British ports have recorded a massive 68% drop in the volume of exports to the EU this January, compared to same month last year.
The Road Haulage Association (RHA) have called on Michael Gove to finally take action and address the problems that have led to the huge fall-off in trade to the EU since the end of the transition period from the trade bloc.
Richard Burnett, the RHA’s chief executive said his dealings with the Cabinet Office and calls for measures to alleviate the problems over trade had been largely ignored by Gove and his officials, as reported by the Observer.
Throughout 2020 the RHA made it clear there was an urgent need to boost the number of customs agents – there are currently 10,000 which is only a fifth of the number required to process the paperwork that exporters now have to complete, said the RHA.
UK has 10,000 customs agents but needs 50,000, says RHA
“I find it deeply frustrating and annoying that ministers have chosen not to listen to the industry and experts,” Burnett told the paper, adding that on top of the 68% plummet in exports, between 65%-75% of vehicles from the EU were returning empty because there were no British goods to return with.
Burnett said this was because of hold-ups in the UK as well as some British companies deciding to suspend or permanently end exports to the EU after Brexit.
“Michael Gove is the master of extracting information from you and giving nothing back,” said Burnett. “He responds on WhatsApp and says he got the letter but no written response comes.
“Pretty much every time we have written over the last six months he has not responded in writing. He tends to get officials to start working on things. But the responses are a complete waste of time because they don’t listen to what the issues were that we raised in the first place.”
Government ‘doesn’t recognise the figures’
A spokesperson for the government insisted they have “had intensive engagement with the road haulage industry for many months and are still facilitating a daily call with representative groups. We do not recognise the figure provided on exports. Thanks to the hard work of hauliers and traders to prepare for change, disruption at the border has so far been minimal and freight movements are now close to normal levels, despite the Covid-19 pandemic.
“We will continue to work constructively with the RHA as we adjust to our new relationship with the EU and seize the opportunities of Brexit.”
Tonight (Sunday) the Guardian is reporting that “Whitehall sources vehemently” reject the claim that volume of trade has fallen 68% and are in fact insisting “freight flows were up to 95% or even 100% of normal levels” on some days in January.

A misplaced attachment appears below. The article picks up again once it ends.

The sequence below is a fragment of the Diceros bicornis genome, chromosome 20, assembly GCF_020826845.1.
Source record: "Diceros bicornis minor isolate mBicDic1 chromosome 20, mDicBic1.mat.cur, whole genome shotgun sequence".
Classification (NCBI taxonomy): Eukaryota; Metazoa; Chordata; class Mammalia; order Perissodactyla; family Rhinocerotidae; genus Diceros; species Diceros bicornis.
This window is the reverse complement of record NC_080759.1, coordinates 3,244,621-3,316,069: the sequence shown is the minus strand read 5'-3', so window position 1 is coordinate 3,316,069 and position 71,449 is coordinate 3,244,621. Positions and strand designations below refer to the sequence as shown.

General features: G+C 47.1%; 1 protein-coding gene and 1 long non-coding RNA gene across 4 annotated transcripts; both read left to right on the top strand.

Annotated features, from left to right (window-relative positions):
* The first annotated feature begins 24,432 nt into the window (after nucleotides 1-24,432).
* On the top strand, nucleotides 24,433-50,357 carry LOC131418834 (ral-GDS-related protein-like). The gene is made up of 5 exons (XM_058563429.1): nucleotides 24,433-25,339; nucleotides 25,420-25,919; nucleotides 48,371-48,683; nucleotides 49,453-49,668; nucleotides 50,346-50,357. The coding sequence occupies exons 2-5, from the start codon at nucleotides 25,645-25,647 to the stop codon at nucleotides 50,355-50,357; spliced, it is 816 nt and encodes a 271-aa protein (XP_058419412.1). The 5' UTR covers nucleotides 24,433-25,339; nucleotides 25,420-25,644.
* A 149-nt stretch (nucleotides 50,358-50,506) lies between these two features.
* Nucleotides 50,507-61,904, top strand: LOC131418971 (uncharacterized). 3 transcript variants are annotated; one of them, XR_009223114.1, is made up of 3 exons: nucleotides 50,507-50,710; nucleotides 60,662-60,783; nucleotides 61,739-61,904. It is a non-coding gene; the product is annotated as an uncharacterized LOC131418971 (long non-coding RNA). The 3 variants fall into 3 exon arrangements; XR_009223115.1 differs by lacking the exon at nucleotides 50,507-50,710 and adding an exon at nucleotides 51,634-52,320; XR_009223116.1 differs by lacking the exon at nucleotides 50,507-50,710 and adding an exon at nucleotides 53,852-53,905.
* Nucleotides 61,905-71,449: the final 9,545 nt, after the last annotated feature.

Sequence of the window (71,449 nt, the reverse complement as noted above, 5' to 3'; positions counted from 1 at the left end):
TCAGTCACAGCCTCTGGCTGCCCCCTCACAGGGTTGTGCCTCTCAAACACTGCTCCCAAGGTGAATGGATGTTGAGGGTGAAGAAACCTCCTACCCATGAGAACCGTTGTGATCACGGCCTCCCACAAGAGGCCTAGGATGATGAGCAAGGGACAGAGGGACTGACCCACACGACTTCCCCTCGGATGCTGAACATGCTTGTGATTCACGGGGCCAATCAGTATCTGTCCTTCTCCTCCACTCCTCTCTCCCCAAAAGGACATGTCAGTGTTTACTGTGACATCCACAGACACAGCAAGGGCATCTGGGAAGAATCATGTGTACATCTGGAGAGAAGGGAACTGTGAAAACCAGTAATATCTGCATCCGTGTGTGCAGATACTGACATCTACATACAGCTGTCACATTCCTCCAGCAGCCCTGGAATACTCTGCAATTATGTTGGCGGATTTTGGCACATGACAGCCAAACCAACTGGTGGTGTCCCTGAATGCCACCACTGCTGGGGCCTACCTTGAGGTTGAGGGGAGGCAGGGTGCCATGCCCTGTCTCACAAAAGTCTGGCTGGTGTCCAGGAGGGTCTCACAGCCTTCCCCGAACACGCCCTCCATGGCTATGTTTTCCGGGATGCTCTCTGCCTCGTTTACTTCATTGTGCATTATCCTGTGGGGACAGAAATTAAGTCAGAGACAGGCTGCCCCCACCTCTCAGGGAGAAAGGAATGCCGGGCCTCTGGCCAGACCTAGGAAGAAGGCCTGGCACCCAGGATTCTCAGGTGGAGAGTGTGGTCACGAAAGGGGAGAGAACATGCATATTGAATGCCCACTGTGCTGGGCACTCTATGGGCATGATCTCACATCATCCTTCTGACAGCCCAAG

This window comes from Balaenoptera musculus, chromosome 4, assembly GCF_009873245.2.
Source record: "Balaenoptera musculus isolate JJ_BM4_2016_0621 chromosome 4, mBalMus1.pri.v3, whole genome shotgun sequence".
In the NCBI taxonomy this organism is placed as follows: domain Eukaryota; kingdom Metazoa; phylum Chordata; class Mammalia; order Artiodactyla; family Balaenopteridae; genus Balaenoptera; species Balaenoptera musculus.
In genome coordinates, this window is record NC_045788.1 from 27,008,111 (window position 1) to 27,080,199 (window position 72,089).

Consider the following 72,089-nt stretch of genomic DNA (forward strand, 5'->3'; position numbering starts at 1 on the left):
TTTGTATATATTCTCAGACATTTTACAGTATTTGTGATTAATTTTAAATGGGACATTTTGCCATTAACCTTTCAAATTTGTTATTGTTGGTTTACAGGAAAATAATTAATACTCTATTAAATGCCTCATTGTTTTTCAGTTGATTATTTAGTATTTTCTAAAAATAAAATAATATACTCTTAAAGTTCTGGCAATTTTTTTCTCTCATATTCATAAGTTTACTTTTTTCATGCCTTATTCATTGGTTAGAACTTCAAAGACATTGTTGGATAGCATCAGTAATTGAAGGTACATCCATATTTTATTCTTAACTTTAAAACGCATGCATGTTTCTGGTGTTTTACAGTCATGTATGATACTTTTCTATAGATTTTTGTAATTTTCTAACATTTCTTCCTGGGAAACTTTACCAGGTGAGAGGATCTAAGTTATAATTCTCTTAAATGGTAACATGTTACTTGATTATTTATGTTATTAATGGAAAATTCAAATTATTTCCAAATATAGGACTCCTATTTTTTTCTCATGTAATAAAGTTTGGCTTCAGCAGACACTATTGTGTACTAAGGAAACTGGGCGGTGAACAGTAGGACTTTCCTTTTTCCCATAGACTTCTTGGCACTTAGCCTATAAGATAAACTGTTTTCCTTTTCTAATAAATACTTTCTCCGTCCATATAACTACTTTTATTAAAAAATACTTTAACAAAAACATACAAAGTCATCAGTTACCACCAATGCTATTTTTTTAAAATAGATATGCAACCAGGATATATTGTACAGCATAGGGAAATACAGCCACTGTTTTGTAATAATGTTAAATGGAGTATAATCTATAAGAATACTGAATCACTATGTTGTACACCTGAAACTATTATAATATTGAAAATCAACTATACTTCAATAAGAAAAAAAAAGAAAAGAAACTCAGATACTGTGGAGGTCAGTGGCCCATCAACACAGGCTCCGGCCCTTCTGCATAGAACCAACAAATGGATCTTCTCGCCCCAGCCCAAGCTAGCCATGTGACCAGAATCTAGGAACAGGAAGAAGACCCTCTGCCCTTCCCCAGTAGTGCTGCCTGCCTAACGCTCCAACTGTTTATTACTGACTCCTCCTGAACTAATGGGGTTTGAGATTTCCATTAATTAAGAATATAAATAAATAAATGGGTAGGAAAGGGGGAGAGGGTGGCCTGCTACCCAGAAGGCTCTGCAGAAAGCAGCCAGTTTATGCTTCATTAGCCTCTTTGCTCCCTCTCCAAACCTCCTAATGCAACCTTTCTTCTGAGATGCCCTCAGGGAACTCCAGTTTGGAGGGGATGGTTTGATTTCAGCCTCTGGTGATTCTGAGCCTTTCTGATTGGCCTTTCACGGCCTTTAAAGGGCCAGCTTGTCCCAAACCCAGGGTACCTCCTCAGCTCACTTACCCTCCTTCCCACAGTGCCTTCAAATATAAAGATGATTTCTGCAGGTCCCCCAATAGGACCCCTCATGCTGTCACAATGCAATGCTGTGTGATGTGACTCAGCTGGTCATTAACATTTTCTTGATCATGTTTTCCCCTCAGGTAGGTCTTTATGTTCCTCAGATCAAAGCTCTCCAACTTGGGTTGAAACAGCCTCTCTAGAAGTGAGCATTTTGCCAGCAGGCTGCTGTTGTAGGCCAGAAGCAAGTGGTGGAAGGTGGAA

A spokesperson for Gove’s Cabinet Office said they “don’t recognise these figures at all” and added: “We know there are some specific issues and we are working with businesses to resolve them.”
Hours of checks and form filling for exporters
The BBC feature a seafood company based in Dorset which has been trading for 60 years and now buys produce from 150 local fishermen, 90% of which is exported to France, Spain, the Netherlands and Italy on its fleet of lorries. Samways fish merchant said the pre-Brexit process was simple – each shipment needed one delivery note comprising two forms and invoices.
Now, exporters face a very different set of requirements – including (but not limited to) an ID number (called an EORI number); catch certificates and checks on their suppliers’ licence to sell fish; “approved establishment” registration; export health certificates uploaded and sent to an approved vet, who later inspects the goods being loaded to the truck on site.
The truck is then sealed in front of the vet, while all the while the exporter has been also liaising with a custom agent. They handle the paperwork requirements on the import side to produce a “statement of value” that is uploaded to an EU system, with 24 hours advance notice to French authorities that animal products will be arriving at a border control post already given.
All signed of documents are finally uploaded to the UK government’s site, which after around one hour, produces a customs barcode that is bundled together as part of the “export pack” for the lorry, “which includes the catch certificates, export health certificates (in English and French), the statement of value and 22 invoices to show at the checkpoint.”
Lorries need the Kermit to enter Kent
Because of the pandemic, drivers require proof of a negative Covid test taken within 72 hours. This is on top of the Kent Access Permit (KAP) required by all vehicles over 7.5 tonnes to travel to the ports. Drivers can be stopped and fined £300 for entering Kent without a KAP which motor trade insurance brokers Tradex states : “is to confirm drivers have correct permission to drive through the county of Kent en route for the Port of Dover or the Eurotunnel.”
The permit – as the brokers (and everyone else) reports, has been “unofficially dubbed ‘the Kermit’ after the famous Muppet character – and saw £32,000 in fines issued over the first six days after the end of the transition period.
The BBC report that the new paperwork required to export just one lorry of fish to the EU counts to 71 pages, multiple and various checks and many hours all adding up to many thousands in extra costs for the export businesses.